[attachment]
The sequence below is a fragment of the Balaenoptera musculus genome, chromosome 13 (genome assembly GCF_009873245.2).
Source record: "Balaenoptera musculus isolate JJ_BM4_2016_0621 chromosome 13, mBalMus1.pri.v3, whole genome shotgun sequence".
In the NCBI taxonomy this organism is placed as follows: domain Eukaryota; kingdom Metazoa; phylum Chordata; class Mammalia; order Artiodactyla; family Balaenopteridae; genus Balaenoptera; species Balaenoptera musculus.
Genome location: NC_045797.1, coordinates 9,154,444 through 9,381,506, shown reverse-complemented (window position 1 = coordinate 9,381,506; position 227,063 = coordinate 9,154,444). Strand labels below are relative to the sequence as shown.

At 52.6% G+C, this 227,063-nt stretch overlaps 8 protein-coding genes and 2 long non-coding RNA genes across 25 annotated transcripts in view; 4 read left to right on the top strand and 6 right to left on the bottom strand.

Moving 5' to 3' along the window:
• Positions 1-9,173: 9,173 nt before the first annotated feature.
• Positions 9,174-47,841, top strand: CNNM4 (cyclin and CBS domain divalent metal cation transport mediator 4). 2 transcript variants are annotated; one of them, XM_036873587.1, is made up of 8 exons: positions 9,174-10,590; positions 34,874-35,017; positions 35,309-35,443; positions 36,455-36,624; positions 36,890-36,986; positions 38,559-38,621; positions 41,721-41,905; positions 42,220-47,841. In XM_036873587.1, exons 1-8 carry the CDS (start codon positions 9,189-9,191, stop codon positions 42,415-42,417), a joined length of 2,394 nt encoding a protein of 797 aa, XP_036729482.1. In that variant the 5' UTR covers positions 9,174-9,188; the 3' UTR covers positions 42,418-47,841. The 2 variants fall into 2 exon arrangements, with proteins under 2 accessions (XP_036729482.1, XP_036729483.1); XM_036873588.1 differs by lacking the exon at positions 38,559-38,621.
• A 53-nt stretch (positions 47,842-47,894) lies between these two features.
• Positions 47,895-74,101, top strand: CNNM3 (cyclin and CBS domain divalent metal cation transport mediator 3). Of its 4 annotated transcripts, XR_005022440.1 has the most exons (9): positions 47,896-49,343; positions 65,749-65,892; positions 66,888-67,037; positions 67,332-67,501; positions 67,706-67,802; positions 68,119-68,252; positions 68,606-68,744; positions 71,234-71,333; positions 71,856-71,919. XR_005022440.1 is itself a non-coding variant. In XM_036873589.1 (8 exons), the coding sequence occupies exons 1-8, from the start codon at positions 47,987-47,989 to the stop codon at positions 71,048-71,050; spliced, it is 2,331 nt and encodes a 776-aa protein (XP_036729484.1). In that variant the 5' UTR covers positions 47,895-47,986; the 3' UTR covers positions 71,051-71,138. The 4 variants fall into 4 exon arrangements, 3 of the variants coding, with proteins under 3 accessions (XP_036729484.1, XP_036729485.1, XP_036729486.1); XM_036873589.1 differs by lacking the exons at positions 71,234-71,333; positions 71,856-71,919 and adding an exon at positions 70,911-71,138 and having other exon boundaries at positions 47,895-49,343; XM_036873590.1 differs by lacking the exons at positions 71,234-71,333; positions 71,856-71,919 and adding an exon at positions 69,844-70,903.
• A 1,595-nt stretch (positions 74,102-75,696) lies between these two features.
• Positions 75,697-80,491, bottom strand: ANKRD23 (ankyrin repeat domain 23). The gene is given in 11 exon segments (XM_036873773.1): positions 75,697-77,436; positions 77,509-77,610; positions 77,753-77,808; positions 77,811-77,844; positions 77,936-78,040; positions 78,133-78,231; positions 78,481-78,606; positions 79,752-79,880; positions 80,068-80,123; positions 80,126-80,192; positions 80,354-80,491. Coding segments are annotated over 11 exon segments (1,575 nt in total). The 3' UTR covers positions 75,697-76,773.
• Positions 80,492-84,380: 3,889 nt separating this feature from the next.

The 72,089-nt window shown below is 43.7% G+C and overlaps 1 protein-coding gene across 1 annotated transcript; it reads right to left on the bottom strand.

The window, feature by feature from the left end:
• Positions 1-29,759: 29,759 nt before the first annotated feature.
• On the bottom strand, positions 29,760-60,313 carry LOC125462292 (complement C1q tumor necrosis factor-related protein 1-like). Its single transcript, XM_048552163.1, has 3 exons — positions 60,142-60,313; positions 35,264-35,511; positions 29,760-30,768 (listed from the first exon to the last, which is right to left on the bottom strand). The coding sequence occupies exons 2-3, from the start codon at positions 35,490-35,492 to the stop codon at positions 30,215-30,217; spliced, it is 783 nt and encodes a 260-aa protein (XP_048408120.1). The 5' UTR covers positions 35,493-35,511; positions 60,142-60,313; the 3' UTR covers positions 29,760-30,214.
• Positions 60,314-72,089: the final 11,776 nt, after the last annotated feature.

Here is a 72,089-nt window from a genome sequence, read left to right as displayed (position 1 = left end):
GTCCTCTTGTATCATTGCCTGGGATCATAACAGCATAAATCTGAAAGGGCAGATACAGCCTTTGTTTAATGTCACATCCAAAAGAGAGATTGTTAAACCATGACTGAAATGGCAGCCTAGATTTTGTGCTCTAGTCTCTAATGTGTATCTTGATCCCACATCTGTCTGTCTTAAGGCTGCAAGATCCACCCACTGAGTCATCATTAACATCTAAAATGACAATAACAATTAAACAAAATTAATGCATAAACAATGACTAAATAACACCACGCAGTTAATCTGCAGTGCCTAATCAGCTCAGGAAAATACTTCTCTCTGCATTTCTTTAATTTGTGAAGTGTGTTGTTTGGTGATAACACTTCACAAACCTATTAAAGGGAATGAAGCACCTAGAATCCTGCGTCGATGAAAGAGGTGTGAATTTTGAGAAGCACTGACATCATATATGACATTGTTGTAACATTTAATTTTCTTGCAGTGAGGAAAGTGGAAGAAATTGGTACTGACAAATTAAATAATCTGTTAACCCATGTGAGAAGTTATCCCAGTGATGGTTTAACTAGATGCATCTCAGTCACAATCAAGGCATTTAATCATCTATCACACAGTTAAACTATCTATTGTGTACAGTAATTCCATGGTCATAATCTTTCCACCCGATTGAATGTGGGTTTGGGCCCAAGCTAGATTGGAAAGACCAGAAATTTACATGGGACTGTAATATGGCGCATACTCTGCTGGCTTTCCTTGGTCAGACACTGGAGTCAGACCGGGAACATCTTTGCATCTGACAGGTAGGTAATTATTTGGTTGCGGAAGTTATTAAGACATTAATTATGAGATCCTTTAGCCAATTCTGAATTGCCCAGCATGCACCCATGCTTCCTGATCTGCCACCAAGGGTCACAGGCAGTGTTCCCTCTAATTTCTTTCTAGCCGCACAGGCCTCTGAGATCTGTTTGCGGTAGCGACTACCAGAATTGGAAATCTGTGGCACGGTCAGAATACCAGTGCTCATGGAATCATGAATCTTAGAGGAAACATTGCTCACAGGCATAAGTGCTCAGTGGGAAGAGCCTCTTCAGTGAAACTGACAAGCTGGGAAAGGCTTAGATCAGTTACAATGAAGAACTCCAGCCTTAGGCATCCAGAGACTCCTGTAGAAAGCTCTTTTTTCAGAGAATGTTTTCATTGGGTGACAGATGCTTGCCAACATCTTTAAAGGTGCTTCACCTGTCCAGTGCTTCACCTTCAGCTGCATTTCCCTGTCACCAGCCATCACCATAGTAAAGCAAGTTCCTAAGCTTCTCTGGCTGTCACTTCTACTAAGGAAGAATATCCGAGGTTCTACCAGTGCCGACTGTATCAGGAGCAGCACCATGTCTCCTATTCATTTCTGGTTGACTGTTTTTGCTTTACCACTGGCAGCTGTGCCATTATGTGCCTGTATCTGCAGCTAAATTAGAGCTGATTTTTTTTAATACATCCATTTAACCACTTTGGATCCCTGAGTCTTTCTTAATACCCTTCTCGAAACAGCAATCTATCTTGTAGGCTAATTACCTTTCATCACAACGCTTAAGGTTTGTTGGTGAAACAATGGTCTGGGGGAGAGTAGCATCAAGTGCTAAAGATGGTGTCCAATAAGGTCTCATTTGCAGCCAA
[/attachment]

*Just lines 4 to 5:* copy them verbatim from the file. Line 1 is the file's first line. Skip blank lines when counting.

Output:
Genome location: NC_045797.1, coordinates 9,154,444 through 9,381,506, shown reverse-complemented (window position 1 = coordinate 9,381,506; position 227,063 = coordinate 9,154,444). Strand labels below are relative to the sequence as shown.

At 52.6% G+C, this 227,063-nt stretch overlaps 8 protein-coding genes and 2 long non-coding RNA genes across 25 annotated transcripts in view; 4 read left to right on the top strand and 6 right to left on the bottom strand.